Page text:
Mrs. Martin, on the testimony of the Company's medical examiner who, on March 6 took down Billingslea's answers to Part B of the application, contends that the Company had authorized or ratified incomplete answers in many medical examinations, and in this very case, where Billingslea had disclosed in answer to more specific questions that he had in 1929 had an eye removed and an artificial eye put in and now wore glasses and in 1929 had influenza and was sick three days, and in 1937 had a sore throat two days, he did not state and the examiner had not written down the doctors' names and other details. So that on its face complete answers were not sought but were waived and could not, after issuing the policy, be insisted on. This may be true as to the incomplete answers criticised, but the examiner testifies that they were all old occurrences, whose consequences were apparent, and the doctors concerned perhaps dead or removed, and the matters now immaterial. As to the question about the last five years, he put down Billingslea's exact answer "None". We think there was no waiver or estoppel as to it. It was clear, full, and emphatic, but false.
After Mrs. Martin took her appeal, the Metropolitan Life Insurance Company filed a notice reciting that fact and that it "hereby takes a cross appeal to the U. S. Court of Appeals of the Fifth Circuit complaining of various rulings against it in the trial of said case." The errors afterwards specified relate to exclusions of evidence intended to show that Billingslea was told by Dr. Bancker to see Dr. Stewart just before Billingslea went before the medical examiner. By a joint stipulation the record of evidence and proceedings was made up to cover both appeals. In this court the Company stoutly and successfully maintained that there should be no new trial, but an affirmance. If there was error in the rulings complained of in the so-called cross appeal its correction could be effective only in a new trial, which has been denied at the instance of the Company. The "cross appeal" now presents nothing for decision, and is dismissed.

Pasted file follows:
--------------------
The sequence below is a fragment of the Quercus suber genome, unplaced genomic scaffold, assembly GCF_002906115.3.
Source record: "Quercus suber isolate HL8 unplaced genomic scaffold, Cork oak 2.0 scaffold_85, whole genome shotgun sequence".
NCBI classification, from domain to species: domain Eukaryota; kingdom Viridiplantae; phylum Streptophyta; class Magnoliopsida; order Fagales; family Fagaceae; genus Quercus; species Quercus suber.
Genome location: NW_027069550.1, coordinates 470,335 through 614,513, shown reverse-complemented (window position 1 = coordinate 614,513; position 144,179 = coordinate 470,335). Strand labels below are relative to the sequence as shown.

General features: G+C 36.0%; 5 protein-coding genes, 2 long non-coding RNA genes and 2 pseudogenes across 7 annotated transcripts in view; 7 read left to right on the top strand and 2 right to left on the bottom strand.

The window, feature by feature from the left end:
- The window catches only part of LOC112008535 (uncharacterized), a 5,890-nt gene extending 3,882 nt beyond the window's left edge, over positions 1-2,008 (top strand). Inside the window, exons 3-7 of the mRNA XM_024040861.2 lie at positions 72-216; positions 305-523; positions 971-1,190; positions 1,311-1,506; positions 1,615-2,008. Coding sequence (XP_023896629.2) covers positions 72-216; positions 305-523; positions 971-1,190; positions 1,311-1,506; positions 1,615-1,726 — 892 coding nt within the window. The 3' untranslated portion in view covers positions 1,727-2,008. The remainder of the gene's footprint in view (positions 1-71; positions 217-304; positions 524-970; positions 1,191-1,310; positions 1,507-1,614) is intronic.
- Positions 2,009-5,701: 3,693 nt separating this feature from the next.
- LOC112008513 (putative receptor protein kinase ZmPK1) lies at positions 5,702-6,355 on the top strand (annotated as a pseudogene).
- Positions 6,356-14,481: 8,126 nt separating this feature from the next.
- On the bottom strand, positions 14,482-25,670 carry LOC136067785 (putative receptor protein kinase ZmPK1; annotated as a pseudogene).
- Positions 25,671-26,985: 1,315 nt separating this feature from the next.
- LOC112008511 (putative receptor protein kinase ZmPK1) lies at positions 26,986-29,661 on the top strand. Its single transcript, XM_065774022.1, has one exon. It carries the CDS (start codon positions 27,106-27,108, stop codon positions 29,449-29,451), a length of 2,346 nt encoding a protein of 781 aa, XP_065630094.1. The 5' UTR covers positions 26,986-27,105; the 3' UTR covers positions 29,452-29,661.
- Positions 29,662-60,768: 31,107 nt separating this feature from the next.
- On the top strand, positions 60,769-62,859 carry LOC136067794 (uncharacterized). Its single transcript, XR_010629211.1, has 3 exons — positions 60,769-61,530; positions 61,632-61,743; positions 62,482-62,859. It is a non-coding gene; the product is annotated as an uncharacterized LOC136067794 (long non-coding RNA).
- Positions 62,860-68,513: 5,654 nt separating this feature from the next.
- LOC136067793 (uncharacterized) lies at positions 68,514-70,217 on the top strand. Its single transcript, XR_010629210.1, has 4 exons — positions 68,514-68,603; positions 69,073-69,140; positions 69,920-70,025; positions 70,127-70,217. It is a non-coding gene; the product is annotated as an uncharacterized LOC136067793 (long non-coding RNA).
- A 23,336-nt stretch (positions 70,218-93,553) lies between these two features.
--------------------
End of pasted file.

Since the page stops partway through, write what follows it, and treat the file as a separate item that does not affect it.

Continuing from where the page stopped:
Costs of appeal are adjudged against each appellant on his appeal, except that as to the joint record of evidence and proceedings, beginning with page 18 of the printed record, made and printed by stipulation, the cost thereof is to be equally divided between the appellants.